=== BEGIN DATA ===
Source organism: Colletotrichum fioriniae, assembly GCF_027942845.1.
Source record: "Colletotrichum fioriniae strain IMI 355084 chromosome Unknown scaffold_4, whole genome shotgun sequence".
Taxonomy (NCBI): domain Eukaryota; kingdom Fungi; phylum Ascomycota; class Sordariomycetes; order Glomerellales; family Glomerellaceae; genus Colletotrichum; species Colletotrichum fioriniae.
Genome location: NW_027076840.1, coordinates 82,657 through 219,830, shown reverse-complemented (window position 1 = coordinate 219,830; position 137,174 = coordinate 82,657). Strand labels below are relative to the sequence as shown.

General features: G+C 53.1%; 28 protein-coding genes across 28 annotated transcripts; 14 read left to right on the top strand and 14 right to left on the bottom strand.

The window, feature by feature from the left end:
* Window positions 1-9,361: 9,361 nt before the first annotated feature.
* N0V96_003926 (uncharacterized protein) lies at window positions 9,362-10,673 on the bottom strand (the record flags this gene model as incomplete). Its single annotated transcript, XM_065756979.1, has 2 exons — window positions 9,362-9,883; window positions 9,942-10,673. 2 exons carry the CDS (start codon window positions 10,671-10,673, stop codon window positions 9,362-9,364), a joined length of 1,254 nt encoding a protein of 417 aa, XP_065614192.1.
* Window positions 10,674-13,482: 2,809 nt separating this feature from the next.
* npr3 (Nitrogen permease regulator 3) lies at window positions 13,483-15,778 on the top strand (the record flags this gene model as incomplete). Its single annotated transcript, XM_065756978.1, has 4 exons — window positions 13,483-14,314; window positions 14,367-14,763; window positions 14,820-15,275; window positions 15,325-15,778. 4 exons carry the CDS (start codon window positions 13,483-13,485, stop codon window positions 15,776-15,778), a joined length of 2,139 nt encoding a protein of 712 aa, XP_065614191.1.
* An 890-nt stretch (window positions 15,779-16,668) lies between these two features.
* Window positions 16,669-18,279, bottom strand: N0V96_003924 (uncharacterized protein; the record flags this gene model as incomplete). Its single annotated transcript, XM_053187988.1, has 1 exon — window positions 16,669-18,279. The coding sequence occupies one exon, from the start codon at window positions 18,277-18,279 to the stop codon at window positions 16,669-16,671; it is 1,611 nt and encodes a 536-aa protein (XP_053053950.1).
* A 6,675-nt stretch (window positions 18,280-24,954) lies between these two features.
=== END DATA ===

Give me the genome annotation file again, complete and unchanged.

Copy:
Source organism: Colletotrichum fioriniae, assembly GCF_027942845.1.
Source record: "Colletotrichum fioriniae strain IMI 355084 chromosome Unknown scaffold_4, whole genome shotgun sequence".
Taxonomy (NCBI): domain Eukaryota; kingdom Fungi; phylum Ascomycota; class Sordariomycetes; order Glomerellales; family Glomerellaceae; genus Colletotrichum; species Colletotrichum fioriniae.
Genome location: NW_027076840.1, coordinates 82,657 through 219,830, shown reverse-complemented (window position 1 = coordinate 219,830; position 137,174 = coordinate 82,657). Strand labels below are relative to the sequence as shown.

General features: G+C 53.1%; 28 protein-coding genes across 28 annotated transcripts; 14 read left to right on the top strand and 14 right to left on the bottom strand.

The window, feature by feature from the left end:
* Window positions 1-9,361: 9,361 nt before the first annotated feature.
* N0V96_003926 (uncharacterized protein) lies at window positions 9,362-10,673 on the bottom strand (the record flags this gene model as incomplete). Its single annotated transcript, XM_065756979.1, has 2 exons — window positions 9,362-9,883; window positions 9,942-10,673. 2 exons carry the CDS (start codon window positions 10,671-10,673, stop codon window positions 9,362-9,364), a joined length of 1,254 nt encoding a protein of 417 aa, XP_065614192.1.
* Window positions 10,674-13,482: 2,809 nt separating this feature from the next.
* npr3 (Nitrogen permease regulator 3) lies at window positions 13,483-15,778 on the top strand (the record flags this gene model as incomplete). Its single annotated transcript, XM_065756978.1, has 4 exons — window positions 13,483-14,314; window positions 14,367-14,763; window positions 14,820-15,275; window positions 15,325-15,778. 4 exons carry the CDS (start codon window positions 13,483-13,485, stop codon window positions 15,776-15,778), a joined length of 2,139 nt encoding a protein of 712 aa, XP_065614191.1.
* An 890-nt stretch (window positions 15,779-16,668) lies between these two features.
* Window positions 16,669-18,279, bottom strand: N0V96_003924 (uncharacterized protein; the record flags this gene model as incomplete). Its single annotated transcript, XM_053187988.1, has 1 exon — window positions 16,669-18,279. The coding sequence occupies one exon, from the start codon at window positions 18,277-18,279 to the stop codon at window positions 16,669-16,671; it is 1,611 nt and encodes a 536-aa protein (XP_053053950.1).
* A 6,675-nt stretch (window positions 18,280-24,954) lies between these two features.